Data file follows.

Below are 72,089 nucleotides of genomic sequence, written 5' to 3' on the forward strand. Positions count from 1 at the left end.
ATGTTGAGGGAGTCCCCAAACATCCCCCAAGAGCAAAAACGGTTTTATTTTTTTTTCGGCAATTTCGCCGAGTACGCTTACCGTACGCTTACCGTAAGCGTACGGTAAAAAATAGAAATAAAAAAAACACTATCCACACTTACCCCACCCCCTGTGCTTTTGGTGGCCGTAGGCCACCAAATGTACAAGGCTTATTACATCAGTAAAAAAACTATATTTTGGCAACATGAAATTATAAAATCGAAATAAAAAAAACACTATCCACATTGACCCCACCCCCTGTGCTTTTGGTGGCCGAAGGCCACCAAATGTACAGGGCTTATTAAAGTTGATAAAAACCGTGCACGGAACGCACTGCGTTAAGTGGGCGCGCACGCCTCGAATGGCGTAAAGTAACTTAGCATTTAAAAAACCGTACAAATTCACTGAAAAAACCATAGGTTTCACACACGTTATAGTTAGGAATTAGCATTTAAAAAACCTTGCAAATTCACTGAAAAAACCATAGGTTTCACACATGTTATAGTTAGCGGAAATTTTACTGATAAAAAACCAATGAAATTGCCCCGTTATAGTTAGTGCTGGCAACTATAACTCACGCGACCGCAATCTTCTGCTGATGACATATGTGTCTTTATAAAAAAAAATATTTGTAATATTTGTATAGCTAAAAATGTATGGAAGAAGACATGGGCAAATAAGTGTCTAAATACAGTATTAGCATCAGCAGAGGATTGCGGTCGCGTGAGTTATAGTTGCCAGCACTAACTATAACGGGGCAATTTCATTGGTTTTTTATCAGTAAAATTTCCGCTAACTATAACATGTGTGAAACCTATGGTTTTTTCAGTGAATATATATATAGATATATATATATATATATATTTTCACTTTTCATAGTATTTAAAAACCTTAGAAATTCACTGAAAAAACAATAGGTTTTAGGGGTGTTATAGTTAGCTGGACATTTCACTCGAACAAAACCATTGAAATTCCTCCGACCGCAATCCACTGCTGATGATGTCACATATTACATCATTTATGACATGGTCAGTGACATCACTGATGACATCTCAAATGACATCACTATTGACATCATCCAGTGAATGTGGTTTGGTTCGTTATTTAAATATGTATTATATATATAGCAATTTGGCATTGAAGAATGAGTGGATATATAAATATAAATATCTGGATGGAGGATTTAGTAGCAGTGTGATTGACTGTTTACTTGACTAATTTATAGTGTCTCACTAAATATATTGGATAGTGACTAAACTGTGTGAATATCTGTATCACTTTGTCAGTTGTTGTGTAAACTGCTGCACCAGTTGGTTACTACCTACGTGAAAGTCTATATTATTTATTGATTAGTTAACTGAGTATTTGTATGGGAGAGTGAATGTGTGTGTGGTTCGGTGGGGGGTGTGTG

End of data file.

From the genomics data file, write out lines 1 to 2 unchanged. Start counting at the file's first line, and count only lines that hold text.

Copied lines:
Below are 72,089 nucleotides of genomic sequence, written 5' to 3' on the forward strand. Positions count from 1 at the left end.
ATGTTGAGGGAGTCCCCAAACATCCCCCAAGAGCAAAAACGGTTTTATTTTTTTTTCGGCAATTTCGCCGAGTACGCTTACCGTACGCTTACCGTAAGCGTACGGTAAAAAATAGAAATAAAAAAAACACTATCCACACTTACCCCACCCCCTGTGCTTTTGGTGGCCGTAGGCCACCAAATGTACAAGGCTTATTACATCAGTAAAAAAACTATATTTTGGCAACATGAAATTATAAAATCGAAATAAAAAAAACACTATCCACATTGACCCCACCCCCTGTGCTTTTGGTGGCCGAAGGCCACCAAATGTACAGGGCTTATTAAAGTTGATAAAAACCGTGCACGGAACGCACTGCGTTAAGTGGGCGCGCACGCCTCGAATGGCGTAAAGTAACTTAGCATTTAAAAAACCGTACAAATTCACTGAAAAAACCATAGGTTTCACACACGTTATAGTTAGGAATTAGCATTTAAAAAACCTTGCAAATTCACTGAAAAAACCATAGGTTTCACACATGTTATAGTTAGCGGAAATTTTACTGATAAAAAACCAATGAAATTGCCCCGTTATAGTTAGTGCTGGCAACTATAACTCACGCGACCGCAATCTTCTGCTGATGACATATGTGTCTTTATAAAAAAAAATATTTGTAATATTTGTATAGCTAAAAATGTATGGAAGAAGACATGGGCAAATAAGTGTCTAAATACAGTATTAGCATCAGCAGAGGATTGCGGTCGCGTGAGTTATAGTTGCCAGCACTAACTATAACGGGGCAATTTCATTGGTTTTTTATCAGTAAAATTTCCGCTAACTATAACATGTGTGAAACCTATGGTTTTTTCAGTGAATATATATATAGATATATATATATATATATATTTTCACTTTTCATAGTATTTAAAAACCTTAGAAATTCACTGAAAAAACAATAGGTTTTAGGGGTGTTATAGTTAGCTGGACATTTCACTCGAACAAAACCATTGAAATTCCTCCGACCGCAATCCACTGCTGATGATGTCACATATTACATCATTTATGACATGGTCAGTGACATCACTGATGACATCTCAAATGACATCACTATTGACATCATCCAGTGAATGTGGTTTGGTTCGTTATTTAAATATGTATTATATATATAGCAATTTGGCATTGAAGAATGAGTGGATATATAAATATAAATATCTGGATGGAGGATTTAGTAGCAGTGTGATTGACTGTTTACTTGACTAATTTATAGTGTCTCACTAAATATATTGGATAGTGACTAAACTGTGTGAATATCTGTATCACTTTGTCAGTTGTTGTGTAAACTGCTGCACCAGTTGGTTACTACCTACGTGAAAGTCTATATTATTTATTGATTAGTTAACTGAGTATTTGTATGGGAGAGTGAATGTGTGTGTGGTTCGGTGGGGGGTGTGTG